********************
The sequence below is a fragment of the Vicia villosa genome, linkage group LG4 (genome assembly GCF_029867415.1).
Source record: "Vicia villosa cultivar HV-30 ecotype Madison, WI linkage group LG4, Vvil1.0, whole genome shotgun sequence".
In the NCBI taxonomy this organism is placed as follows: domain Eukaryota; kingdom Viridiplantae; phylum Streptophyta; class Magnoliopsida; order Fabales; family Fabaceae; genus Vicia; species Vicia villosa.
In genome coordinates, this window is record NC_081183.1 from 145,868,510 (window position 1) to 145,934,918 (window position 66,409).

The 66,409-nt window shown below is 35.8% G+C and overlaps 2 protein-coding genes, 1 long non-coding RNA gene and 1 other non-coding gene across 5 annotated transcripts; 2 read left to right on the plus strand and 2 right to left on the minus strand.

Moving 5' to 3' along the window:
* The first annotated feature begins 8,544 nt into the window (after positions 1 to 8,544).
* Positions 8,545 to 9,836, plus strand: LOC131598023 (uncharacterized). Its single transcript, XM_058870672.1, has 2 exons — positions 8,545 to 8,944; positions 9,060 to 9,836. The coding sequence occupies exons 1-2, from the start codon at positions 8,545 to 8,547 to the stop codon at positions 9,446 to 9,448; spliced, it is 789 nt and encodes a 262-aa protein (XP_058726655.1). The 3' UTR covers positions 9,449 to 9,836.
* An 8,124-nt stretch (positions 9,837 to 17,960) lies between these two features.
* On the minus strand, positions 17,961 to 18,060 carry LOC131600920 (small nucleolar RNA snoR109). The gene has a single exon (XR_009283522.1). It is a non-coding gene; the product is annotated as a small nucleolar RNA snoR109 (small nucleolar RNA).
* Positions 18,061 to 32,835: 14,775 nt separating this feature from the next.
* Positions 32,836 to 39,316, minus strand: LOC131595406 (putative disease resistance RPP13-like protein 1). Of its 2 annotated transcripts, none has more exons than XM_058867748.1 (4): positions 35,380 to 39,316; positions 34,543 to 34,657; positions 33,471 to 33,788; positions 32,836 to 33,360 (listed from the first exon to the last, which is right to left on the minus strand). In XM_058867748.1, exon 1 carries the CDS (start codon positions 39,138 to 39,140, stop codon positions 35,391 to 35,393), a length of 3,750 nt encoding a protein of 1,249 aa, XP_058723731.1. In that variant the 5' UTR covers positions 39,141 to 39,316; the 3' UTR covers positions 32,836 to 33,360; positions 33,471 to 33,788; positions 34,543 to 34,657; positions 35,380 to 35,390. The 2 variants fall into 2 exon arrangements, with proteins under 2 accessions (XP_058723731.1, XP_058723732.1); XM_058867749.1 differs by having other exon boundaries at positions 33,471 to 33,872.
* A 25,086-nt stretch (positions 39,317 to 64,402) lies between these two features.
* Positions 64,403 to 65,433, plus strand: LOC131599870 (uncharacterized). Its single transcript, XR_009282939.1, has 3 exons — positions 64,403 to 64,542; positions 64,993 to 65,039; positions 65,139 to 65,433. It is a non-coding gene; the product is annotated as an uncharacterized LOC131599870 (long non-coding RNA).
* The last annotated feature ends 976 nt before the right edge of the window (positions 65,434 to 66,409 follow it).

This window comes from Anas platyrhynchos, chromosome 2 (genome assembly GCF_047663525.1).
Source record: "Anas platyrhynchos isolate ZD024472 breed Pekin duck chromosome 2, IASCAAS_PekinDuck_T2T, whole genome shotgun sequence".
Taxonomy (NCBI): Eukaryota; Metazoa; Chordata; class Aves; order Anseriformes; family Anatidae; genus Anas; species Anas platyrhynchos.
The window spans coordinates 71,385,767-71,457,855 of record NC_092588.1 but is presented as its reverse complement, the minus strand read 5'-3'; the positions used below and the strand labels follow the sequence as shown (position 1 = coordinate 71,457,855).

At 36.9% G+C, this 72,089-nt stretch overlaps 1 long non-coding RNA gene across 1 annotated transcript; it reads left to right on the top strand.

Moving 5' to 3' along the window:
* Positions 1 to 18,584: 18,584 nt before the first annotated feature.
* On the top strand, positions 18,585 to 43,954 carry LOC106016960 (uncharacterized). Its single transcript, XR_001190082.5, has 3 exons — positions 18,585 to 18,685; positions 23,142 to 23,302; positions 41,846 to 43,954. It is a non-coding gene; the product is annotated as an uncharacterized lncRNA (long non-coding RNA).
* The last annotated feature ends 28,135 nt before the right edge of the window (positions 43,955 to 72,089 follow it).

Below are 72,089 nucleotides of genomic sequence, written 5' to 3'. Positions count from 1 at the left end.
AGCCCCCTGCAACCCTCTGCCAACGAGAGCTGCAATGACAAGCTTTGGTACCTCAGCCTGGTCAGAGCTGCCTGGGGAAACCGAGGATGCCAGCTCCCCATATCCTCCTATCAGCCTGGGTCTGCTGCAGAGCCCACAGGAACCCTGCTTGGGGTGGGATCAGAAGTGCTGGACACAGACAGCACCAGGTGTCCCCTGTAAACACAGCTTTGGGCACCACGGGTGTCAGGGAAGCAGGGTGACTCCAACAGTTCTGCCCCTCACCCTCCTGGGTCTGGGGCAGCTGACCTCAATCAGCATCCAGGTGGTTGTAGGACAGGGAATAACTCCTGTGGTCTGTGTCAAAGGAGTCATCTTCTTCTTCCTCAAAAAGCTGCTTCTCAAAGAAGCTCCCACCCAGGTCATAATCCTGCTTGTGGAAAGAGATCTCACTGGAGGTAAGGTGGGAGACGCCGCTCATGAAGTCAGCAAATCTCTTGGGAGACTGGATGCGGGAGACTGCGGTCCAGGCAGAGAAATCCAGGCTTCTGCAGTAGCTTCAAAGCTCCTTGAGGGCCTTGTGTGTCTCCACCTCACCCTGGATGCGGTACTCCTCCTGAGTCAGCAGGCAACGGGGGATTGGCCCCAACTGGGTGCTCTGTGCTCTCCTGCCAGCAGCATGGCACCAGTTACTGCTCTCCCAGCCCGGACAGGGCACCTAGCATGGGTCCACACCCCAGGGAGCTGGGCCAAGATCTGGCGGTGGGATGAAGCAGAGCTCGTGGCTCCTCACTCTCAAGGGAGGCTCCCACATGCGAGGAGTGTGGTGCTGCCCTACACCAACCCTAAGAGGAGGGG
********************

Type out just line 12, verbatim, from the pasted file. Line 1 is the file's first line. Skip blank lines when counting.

* Positions 32,836 to 39,316, minus strand: LOC131595406 (putative disease resistance RPP13-like protein 1). Of its 2 annotated transcripts, none has more exons than XM_058867748.1 (4): positions 35,380 to 39,316; positions 34,543 to 34,657; positions 33,471 to 33,788; positions 32,836 to 33,360 (listed from the first exon to the last, which is right to left on the minus strand). In XM_058867748.1, exon 1 carries the CDS (start codon positions 39,138 to 39,140, stop codon positions 35,391 to 35,393), a length of 3,750 nt encoding a protein of 1,249 aa, XP_058723731.1. In that variant the 5' UTR covers positions 39,141 to 39,316; the 3' UTR covers positions 32,836 to 33,360; positions 33,471 to 33,788; positions 34,543 to 34,657; positions 35,380 to 35,390. The 2 variants fall into 2 exon arrangements, with proteins under 2 accessions (XP_058723731.1, XP_058723732.1); XM_058867749.1 differs by having other exon boundaries at positions 33,471 to 33,872.